The Internet of Things (IOT), which we cover in one of our What’s Next? boxes (see Chapter 8) offers some promising consumer benefits. IOT connects devices (your sprinkler system, coffee pot, thermostat, and more) to the Internet. From there, the devices get smart — so for example, your sprinkler system sees there is a 90% chance of rain today and so it doesn’t water the lawn for the next three days. Yet there are tradeoffs as consumers lose privacy. This short (less than 3 minute) Bloomberg video can be assigned to students or shown in class to stimulate discussion. It might work well with Chapter 8 as you discuss Product or in Chapters 7 or 19 where we dig more deeply into privacy.
Facebook has suffered a number of self-inflicted wounds over the past year. So much so that my students joke that they must have a calendar full of bad decisions and we’re just waiting to see which one they decide to roll out each month. Impressively, Facebook recently announced that as of the end of February, users will be able to see how their information is used for ad targeting. They are referring to the update as Custom Audience Transparency. Once launched, users will be able to click on the top right corner of a Facebook ad and see which business uploaded that user’s information and highlight audience sharing that might have taken place. This article from Wired covers the new update in detail. According to Facebook, this update should help improve transparency for themselves and their advertisers.
What do your students think? In my experience, students are relatively unconcerned about privacy and marketing students understand it is being used to help target ads that might be more relevant to their audience. However, targeting was also used to help influence voters in advance of multiple US elections. Is that still okay? What about business implications? How will Facebook’s financials be affected by the change?
Welcome back, I hope everyone had a restful and relaxing holiday with friends and family! When I saw this Marketoonist cartoon I thought it was very topical for the start of a new semester. Marketing should be all about informing and enabling consumers but there’s always the risk (and temptation) to push ethical boundaries. As we welcome a new batch of students, talk with them about where those boundaries lie. Is it intrusive if consumers give permission to track information? What if they didn’t opt-in but instead you utilize an opt-out strategy? Are we doing a disservice to customers if we don’t utilize available tools and technology to optimize our messages?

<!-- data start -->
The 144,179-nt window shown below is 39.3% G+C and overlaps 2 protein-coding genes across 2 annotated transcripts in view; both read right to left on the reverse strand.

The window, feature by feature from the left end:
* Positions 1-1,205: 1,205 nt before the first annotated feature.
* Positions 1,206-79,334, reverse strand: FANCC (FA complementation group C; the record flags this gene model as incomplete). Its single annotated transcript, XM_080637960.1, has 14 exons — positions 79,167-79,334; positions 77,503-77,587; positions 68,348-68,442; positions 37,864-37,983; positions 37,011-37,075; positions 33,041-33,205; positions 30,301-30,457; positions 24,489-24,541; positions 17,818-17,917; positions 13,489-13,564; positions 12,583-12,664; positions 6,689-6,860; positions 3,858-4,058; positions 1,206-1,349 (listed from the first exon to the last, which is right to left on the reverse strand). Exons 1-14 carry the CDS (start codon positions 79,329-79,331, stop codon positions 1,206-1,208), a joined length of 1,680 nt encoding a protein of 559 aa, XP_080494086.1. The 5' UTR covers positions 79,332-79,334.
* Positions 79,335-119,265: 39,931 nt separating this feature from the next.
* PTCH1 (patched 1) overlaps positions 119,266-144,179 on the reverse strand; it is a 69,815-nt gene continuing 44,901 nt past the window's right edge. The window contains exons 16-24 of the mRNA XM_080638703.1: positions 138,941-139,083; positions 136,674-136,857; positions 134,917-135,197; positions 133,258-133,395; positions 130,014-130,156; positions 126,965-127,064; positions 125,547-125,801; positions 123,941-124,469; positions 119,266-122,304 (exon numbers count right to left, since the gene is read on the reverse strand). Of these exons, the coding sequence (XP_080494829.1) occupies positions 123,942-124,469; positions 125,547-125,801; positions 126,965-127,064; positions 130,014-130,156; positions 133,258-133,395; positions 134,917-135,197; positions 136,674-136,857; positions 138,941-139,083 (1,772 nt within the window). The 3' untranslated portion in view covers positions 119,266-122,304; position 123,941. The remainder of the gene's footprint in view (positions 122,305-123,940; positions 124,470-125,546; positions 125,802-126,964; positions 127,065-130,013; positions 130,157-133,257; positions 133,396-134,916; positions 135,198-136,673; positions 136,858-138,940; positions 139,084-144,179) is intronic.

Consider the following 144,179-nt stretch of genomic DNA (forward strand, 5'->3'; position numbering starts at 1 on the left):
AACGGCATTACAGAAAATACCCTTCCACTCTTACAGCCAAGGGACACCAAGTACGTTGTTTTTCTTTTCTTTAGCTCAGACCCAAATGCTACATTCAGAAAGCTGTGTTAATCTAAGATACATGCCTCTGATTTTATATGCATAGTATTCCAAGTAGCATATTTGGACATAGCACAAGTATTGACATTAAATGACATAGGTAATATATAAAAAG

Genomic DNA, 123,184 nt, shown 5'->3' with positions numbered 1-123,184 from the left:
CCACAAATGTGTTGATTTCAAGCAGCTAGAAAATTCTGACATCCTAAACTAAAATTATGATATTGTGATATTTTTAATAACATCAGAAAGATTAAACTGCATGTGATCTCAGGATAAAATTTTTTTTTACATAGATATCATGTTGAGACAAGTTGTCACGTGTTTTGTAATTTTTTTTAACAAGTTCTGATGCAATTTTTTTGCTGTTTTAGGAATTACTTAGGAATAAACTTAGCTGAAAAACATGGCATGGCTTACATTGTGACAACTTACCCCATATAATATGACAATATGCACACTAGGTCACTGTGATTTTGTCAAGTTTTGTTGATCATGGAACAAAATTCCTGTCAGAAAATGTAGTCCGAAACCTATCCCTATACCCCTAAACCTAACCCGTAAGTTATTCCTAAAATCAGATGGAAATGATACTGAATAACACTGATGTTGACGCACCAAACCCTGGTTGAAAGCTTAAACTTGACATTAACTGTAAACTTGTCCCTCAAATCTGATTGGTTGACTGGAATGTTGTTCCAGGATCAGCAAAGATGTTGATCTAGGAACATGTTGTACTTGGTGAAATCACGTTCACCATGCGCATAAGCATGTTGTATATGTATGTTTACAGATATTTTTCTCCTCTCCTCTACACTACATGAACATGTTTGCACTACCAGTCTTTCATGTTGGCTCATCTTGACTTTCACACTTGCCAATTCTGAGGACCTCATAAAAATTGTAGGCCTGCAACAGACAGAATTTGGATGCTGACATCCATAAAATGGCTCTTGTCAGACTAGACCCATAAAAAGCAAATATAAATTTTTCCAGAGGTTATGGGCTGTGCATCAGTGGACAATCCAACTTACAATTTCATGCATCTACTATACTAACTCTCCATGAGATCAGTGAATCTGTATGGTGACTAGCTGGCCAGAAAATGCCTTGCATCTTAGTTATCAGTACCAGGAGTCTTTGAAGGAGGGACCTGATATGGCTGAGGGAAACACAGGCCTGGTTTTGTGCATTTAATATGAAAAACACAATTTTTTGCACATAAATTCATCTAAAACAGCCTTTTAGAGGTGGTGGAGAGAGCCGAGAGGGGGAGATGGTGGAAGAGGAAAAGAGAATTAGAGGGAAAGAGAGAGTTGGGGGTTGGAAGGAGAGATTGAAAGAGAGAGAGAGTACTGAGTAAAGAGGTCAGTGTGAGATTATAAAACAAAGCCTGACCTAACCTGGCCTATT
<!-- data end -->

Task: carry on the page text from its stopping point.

Tom Fishburn recently ran this Marketoonist comic which hits close to home, particularly during holiday season. We teach students the importance of making market-based decisions and getting direct consumer feedback is an important part of that process. However, companies now inundate consumers with surveys. The volume of surveys increases which leads to surveys being ignored which only leads to reminder messages and more aggressive survey tactics.
Marketing week ran a recent article by Tom Goodwin talking about this issue. In the article, he talks about this dynamic and suggests the issue is rooted in a desire to gather easy to measure KPIs rather than really digging in to understand customer needs. Electronic addiction is making it easier for marketers to gather information on consumers but we don’t always know how to properly interpret that information. Marketing data analytics is an emerging need for companies to learn what information is worth gathering, how to interpret that information, and how to use that knowledge to drive strategy.
It was recently discovered that back in 2015 Facebook allowed 3rd party Cambridge Analytica to access private data from over 50 million Facebook users without consent from those users. Cambridge Analytica used that data to build psychographic profiles and use those profiles for targeted political campaigns. Facebook actually discovered the issue in 2015 and told the offending parties they needed to certify that they deleted the data but they didn’t verify that deletion and they never notified users. Now it looks like that data was not deleted and has continued to be used for political purposes by Cambridge Analytica. You can read more about the incident in this article.
Facebook has received a fair amount of negative publicity recently that continues to erode their brand and the trust their customers have in them. Ask your students how Facebook should respond. Ask if they think the negative publicity will actually have a material impact on the number of facebook users or ad sponsors. If students say it won’t have a material impact, ask whether Facebook should do anything about it or not if that’s the case. This can lead to a rich discussion that covers business ethics, opportunities for competitors to differentiate, opportunities for startups, and more. What role should the government play, if any, when it comes to regulating use of consumer information for marketing or other purposes?